'Gay people can be identified with blood test for degeneratism,' claims Kazakhstan politician

Dauren Babamuratov was calling for homosexuality to be illegalised

A politician in Kazakhstan has claimed “blood tests for degeneratism” can identify gay people while calling for homosexuality to be illegalised.

Dauren Babamuratov, leader of the nationalist “Future” or “Bolashak” movement, held a meeting on Thursday petitioning to ban so-called “gay propaganda” in the country, Tengri News reported.

Standing in front of a poster reading "homosexuality is a threat to the nation", he urged the Government to change the law to stop gay people holding public offices and serving in the Kazakh army.

“We have stooped so low that LGBTs no longer hide their orientation,” Mr Babamuratov said, claiming he could identify gay people because they wore coloured trousers.

“This means they no longer hide their (sexual) orientation,” he continued.

“I think it is very easy to identify a gay person by his or her DNA.

“A blood test can show the presence of degeneratism in a person.”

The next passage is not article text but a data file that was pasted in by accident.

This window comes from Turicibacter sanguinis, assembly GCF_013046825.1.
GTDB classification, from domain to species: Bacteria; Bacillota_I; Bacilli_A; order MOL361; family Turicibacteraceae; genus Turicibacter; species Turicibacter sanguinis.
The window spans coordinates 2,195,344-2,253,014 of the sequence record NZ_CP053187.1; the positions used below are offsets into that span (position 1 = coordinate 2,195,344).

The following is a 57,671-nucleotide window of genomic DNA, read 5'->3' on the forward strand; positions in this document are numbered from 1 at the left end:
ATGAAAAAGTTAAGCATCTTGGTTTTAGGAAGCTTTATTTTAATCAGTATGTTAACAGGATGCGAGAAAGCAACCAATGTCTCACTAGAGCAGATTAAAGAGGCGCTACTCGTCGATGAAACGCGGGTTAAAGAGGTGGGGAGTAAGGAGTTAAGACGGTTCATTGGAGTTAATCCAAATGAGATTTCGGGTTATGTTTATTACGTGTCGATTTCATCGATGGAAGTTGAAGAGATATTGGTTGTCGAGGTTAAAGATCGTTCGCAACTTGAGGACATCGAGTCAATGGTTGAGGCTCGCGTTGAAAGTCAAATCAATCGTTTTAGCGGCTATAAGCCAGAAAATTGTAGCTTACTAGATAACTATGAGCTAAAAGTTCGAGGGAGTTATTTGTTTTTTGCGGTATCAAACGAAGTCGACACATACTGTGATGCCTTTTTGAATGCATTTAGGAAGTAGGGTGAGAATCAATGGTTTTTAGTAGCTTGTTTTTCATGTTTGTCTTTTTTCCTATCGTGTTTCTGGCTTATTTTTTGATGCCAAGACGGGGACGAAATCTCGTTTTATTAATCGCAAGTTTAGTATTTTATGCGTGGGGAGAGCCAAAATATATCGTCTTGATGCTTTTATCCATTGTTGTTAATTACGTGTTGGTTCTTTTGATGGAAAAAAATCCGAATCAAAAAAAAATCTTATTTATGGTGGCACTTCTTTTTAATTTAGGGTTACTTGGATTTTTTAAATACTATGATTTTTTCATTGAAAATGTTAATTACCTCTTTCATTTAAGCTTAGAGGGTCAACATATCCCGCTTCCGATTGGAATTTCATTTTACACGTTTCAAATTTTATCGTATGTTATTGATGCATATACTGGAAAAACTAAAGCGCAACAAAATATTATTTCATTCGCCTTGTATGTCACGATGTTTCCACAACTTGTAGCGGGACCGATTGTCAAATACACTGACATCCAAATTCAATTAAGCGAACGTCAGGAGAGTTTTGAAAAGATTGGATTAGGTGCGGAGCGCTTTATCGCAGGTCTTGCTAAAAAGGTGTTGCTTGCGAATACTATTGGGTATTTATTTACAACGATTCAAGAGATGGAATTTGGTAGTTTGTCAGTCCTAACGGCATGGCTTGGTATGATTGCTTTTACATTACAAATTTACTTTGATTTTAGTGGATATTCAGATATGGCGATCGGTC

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Dauren Babamuratov speaking in front of a sign reading “homosexuality is a threat to the nation"

Kazakhstan’s anti-sodomy laws were only dropped in 1998 and the Bolashak movement has complained about difficulty “suppressing activities of the LGBT community” in the former Soviet nation.

Mr Babamuratov said there were around 14 gay clubs and bars in the largest city, Almaty, calling it “the gay capital of Central Asia“, and expressing his outrage at the fact that "open discussion of the issues related to LGBT community is treated by the society as a natural process". 

An advertising poster for a club in the city provoked outrage earlier this year when it depicted a gay kiss between the Russian poet Alexander Pushkin and Kazakh composer Kurmangazy Sagyrbayuly.

Local politicians and the Secretary of the People’s Communist Party have come out in support of Bolashak’s calls for the illegalisation of homosexuality.

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David Cameron with the President of Kazakhstan Nursultan Nazarbayev

Parliament is also changing parts of the country’s Marriage and Family Code, which already bans gay couples from adopting children, to imitate Russia’s anti “gay propaganda” laws.

There have been no pro-gay rallies or pride parades in Kazakhstan, according to activist and journalist Zhanar Sekerbayeva.

“There is no gay 'propaganda' in Kazakhstan, but there is homophobia,” she said.

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